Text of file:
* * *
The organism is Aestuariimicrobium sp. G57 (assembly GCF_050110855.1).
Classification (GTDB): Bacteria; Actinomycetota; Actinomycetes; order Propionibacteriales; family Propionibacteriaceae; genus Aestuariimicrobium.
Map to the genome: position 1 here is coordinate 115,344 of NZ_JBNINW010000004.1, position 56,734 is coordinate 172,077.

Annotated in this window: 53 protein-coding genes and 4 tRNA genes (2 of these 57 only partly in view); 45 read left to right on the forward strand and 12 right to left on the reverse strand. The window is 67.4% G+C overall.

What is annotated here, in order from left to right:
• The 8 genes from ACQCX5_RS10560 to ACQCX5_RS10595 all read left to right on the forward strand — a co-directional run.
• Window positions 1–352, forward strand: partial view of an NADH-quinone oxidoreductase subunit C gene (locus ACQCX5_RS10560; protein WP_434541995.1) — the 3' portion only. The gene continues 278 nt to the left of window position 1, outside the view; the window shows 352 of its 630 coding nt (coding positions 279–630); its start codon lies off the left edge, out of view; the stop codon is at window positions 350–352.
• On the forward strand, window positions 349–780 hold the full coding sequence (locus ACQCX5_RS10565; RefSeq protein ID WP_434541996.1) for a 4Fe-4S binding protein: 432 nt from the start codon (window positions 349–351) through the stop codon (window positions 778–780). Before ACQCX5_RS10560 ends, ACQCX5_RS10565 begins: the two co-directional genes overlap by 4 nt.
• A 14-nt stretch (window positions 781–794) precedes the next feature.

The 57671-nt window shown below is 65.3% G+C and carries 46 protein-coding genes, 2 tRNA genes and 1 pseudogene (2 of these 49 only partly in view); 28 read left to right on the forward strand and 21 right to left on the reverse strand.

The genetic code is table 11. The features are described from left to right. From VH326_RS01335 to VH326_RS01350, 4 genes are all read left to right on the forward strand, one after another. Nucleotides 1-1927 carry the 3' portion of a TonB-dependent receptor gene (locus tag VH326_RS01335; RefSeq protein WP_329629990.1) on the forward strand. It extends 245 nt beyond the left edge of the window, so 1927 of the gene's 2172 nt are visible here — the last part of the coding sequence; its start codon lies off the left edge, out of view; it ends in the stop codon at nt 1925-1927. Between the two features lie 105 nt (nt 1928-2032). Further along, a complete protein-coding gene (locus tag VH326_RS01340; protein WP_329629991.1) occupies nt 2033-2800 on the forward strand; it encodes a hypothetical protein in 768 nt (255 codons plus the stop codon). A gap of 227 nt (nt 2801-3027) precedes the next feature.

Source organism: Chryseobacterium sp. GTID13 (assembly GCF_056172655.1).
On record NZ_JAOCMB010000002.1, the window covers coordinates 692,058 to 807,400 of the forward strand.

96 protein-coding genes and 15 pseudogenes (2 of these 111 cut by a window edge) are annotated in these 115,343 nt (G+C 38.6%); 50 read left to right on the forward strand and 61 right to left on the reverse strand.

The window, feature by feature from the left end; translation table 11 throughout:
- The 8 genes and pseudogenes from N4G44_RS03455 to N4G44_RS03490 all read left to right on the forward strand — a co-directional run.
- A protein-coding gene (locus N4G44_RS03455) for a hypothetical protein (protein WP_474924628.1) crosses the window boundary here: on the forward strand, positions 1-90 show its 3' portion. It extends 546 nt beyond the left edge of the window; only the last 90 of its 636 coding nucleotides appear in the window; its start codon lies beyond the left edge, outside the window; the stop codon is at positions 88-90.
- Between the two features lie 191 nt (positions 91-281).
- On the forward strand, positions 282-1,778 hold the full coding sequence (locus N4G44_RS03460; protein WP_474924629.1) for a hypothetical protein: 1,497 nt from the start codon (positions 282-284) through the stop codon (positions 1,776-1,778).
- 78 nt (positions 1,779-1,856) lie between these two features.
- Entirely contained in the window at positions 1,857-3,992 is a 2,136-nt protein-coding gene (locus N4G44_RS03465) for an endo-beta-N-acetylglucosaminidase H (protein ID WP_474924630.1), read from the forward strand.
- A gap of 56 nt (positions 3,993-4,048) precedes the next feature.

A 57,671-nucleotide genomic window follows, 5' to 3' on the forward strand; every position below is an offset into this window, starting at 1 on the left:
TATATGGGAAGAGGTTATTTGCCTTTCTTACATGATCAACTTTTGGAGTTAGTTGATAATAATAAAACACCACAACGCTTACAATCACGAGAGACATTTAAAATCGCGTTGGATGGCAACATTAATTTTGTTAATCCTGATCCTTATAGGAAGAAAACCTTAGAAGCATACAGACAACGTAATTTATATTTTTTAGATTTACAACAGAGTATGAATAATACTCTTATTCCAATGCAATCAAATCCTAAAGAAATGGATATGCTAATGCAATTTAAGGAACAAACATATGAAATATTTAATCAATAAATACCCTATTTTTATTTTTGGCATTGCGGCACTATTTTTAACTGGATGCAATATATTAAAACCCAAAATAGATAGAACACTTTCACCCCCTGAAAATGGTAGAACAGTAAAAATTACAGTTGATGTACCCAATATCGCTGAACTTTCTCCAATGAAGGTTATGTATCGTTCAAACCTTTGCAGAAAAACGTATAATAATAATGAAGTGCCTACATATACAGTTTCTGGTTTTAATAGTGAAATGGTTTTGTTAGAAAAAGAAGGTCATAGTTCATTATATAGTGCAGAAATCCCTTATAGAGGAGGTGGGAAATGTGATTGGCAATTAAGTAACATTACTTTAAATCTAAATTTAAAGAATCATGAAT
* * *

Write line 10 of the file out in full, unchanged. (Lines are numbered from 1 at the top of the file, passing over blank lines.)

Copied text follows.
The 57671-nt window shown below is 65.3% G+C and carries 46 protein-coding genes, 2 tRNA genes and 1 pseudogene (2 of these 49 only partly in view); 28 read left to right on the forward strand and 21 right to left on the reverse strand.